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# EELE 3332 – Electromagnetic II

Chapter 10

Electromagnetic Wave
Propagation
Islamic University of Gaza
Electrical Engineering Department
Dr. Talal Skaik

2012 1
Electromagnetic wave propagation

## •A changing magnetic field produces an electric field, and a

changing electric field produces a magnetic field.
•Accelerating charges produce electromagnetic waves.
•The existence of EM waves, predicted by Maxwell’s equations, was
first investigated by Heinrich Hertz (sometimes called Hertzian
waves).
In general, waves are means of transporting energy or
information.
Typical examples of EM waves include radio waves, TV signals,
radar,…
2
WAVES

## Longitudinal Waves: Vibration is parallel to the direction of

propagation. Sound and pressure waves are longitudinal.

## Transverse Waves: the motion of the matter particles is

perpendicular to the direction of propagation of the wave itself.

3
Mechanical Waves
• A material medium is necessary for the transmission for
mechanical waves. Mechanical waves cannot travel through
vacuum.
• Disturbance is transmitted from one layer to the next through
the medium.

Transverse
Wave
(in string)

Longitudinal
Wave
(in spring)
4
Electromagnetic Waves
•Material medium is not essential for propagation. Em waves travel
through vacuum.
•Disturbance of electric and magnetic fields travelling through space.
•All electromagnetic waves are transverse waves.

## • Electromagnetic waves travel through empty space!!

• All electromagnetic waves travels at c = 3108 m/s in vacuum (speed
of light).
• Electric field, magnetic field, and direction of travel are mutually
perpendicular. 5
Electromagnetic waves

## Goal in this chapter: Solve Maxwell’s equations and describe EM

wave motion in the following media:
1. Free Space ( =0,  = 0 ,  =0 )
2. Lossless Dielectrics ( =0,  = r 0 ,  =r 0 or    )
3. Lossy Dielectrics (  0,  = r 0 ,  =r 0 )
4. Good Conductors ( ,  = 0 ,  =r 0 or    )

## where  is the angular frequency of the wave

6
Electromagnetic waves

##  It varies with both time and space.

 It is time harmonic.
 The amplitude of the wave is A.
 The phase of the wave (in radians) is the term (ωt-βz), depends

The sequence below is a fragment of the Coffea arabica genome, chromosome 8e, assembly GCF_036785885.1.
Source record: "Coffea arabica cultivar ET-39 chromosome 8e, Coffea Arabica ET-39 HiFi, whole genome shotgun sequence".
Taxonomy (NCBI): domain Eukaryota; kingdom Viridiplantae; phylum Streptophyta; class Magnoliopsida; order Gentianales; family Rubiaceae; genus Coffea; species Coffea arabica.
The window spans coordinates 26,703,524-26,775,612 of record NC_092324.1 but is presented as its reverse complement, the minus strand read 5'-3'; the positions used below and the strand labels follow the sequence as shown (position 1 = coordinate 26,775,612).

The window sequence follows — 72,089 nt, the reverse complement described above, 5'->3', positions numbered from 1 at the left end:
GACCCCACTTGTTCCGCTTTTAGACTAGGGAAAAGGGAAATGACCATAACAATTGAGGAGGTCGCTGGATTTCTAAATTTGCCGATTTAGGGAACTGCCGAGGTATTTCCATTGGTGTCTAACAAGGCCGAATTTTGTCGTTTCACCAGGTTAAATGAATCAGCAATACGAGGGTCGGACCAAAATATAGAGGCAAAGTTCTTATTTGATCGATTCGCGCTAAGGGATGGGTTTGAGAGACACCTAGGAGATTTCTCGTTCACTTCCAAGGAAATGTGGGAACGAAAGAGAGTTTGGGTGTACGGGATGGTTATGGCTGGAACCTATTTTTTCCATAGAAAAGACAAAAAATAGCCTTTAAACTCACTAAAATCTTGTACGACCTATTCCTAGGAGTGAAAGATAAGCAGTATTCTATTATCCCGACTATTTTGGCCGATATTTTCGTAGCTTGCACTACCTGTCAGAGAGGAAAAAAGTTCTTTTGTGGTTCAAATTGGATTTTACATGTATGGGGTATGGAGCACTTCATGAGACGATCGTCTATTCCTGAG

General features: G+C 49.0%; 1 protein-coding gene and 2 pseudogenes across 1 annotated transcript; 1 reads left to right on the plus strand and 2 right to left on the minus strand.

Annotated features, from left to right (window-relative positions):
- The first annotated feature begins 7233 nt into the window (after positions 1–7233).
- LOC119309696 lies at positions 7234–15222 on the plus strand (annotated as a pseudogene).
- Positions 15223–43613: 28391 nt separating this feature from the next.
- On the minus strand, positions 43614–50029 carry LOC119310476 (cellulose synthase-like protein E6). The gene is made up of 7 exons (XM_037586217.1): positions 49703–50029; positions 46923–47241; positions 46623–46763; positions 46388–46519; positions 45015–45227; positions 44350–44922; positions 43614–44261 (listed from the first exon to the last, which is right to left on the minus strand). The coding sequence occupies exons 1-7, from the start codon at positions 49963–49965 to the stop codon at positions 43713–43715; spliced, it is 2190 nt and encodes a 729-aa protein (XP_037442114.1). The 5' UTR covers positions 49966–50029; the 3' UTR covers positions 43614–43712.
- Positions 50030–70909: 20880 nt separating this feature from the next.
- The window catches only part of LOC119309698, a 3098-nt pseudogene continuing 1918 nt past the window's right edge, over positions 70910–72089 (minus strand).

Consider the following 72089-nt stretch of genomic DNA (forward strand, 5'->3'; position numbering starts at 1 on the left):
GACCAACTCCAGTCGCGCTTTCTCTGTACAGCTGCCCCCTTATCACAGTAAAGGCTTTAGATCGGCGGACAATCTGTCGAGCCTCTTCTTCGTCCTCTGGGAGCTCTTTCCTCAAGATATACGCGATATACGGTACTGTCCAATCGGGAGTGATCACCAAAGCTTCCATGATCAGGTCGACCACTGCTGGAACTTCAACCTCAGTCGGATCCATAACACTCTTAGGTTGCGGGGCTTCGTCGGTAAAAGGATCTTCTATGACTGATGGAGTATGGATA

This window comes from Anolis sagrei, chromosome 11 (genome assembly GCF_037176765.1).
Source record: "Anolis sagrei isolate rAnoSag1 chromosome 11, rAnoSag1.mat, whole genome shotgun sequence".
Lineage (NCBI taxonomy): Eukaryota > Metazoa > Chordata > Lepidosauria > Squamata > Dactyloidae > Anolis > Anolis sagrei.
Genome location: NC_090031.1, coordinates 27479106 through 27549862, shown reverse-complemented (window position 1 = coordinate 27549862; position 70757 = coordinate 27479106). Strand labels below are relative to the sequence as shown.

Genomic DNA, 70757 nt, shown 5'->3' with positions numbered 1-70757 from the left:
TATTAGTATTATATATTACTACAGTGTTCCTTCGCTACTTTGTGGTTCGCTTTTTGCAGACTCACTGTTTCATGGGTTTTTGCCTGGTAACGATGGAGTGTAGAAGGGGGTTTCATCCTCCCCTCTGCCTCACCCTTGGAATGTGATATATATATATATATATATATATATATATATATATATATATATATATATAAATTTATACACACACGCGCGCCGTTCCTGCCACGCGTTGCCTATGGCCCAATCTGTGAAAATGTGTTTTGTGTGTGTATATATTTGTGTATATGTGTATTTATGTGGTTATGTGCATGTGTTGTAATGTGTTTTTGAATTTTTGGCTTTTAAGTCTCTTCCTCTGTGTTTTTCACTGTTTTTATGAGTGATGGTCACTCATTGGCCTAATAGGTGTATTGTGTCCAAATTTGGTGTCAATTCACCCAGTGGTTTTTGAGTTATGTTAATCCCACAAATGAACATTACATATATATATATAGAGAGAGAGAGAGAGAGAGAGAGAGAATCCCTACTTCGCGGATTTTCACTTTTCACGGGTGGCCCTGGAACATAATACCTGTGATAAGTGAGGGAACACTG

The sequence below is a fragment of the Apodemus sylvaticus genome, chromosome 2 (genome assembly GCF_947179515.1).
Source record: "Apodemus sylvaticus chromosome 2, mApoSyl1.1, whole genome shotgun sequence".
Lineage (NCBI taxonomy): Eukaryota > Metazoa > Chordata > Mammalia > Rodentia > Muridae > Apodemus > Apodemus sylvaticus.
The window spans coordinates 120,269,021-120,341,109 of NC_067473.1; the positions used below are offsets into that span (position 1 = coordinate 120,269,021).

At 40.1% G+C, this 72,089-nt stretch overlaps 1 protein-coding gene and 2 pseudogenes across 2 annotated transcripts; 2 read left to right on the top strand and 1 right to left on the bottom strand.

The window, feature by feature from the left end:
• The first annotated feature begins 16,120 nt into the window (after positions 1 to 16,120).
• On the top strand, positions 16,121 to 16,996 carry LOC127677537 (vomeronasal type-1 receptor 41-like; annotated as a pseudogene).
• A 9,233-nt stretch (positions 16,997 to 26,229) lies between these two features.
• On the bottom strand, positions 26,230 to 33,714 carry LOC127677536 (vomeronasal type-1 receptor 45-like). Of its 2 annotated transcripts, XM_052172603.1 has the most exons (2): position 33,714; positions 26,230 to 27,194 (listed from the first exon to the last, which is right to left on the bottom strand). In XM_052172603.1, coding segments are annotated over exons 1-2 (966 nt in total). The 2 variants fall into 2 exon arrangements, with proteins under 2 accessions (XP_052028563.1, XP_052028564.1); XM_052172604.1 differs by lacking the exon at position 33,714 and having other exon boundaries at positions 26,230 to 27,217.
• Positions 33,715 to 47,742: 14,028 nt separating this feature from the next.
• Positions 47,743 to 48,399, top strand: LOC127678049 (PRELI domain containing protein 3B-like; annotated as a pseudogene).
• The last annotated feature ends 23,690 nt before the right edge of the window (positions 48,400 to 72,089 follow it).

on time t and space variable z.
 ω is the angular frequency in (radians/second).
 β is the phase constant, or wave number in (radians per meter).

7
E  Asin(t   z )

## Wave takes distance λ to Wave takes time T to

repeat itself. repeat itself.
λ is called the wavelength T is called the Period
(in meters) (in seconds)

8
Since it takes time T for the wave to travel distance  at the speed u,
  uT
1
( u speed of the wave, depends on the medium u  )

But T  1 / f , where f is the frequency of the wave in Hertz (Hz).
u  f

Since   2 f , and  =
u
2 f 2
  
f 
2
 (rad/m)

This shows that for every wavelength of distance traveled,
a wave undergoes phase change of 2 radians.
9
 Consider a fixed point P on
the wave.
 Sketch E=A sin(ωt-βz) at
times t=0, T/4, and T/2.
 It is evident that as the wave
advances with time, point P
moves along +z direction.
So, the wave E=A sin(ωt-βz) is
travelling with a velocity u in
the +z direction.

10
Point P is a point of constant phase, therefore

t   z  constant
dz 
z  u
dt 

Notes:
A sin(ωt - βz) is wave propagating in +z direction (forward travelling,
or positive-going wave)
A sin(ωt + βz) is wave propagating in -z direction (backward travelling,
or negative going wave)

11
12
13
Example 10.1
An Electric field in free space is given by

E  50cos(108 t   x) a y V/m

## (a) Find the direction of wave propagation.

(b) Calculate β and the time it takes to travel a distance of λ/2.
(c) Sketch the wave at t=0, T/4, and T/2.

## (a ) The wave is propagating along - a x direction.

  108 1
(b) in free space u  c,  =    rad/m
u c 3  10 8
3
If T is the period of the wave, it takes T seconds to travel
a distance  at speed c. Hence to travel a distance  /2 will take:
T 1 2 
t1     8  31.42 ns.
2 2 f 2 10 14
Example 10.1 E  50cos(108 t   x) a y V/m

(c ) At t=0, E y  50cos  x
T 1 2
At t= = = ,
4 4 f 4
 2 
E y  50cos  .   x
 4 
 50cos   x   / 2   50sin  x
T 1 2
At t= = = ,
2 2 f 2
 2 
E y  50cos  .   x
 2 
 50cos   x     50cos  x

## Notice that the wave travels along  a x 15

10.3 Wave Propagation in Lossy Dielectrics
A lossy dielectric is a medium in which an EM wave, as it propagates,
loses power owing to imperfect dielectric. (partially conducting medium
with σ≠0)
Consider a linear, isotropic, homogeneous, LOSSY dielectric medium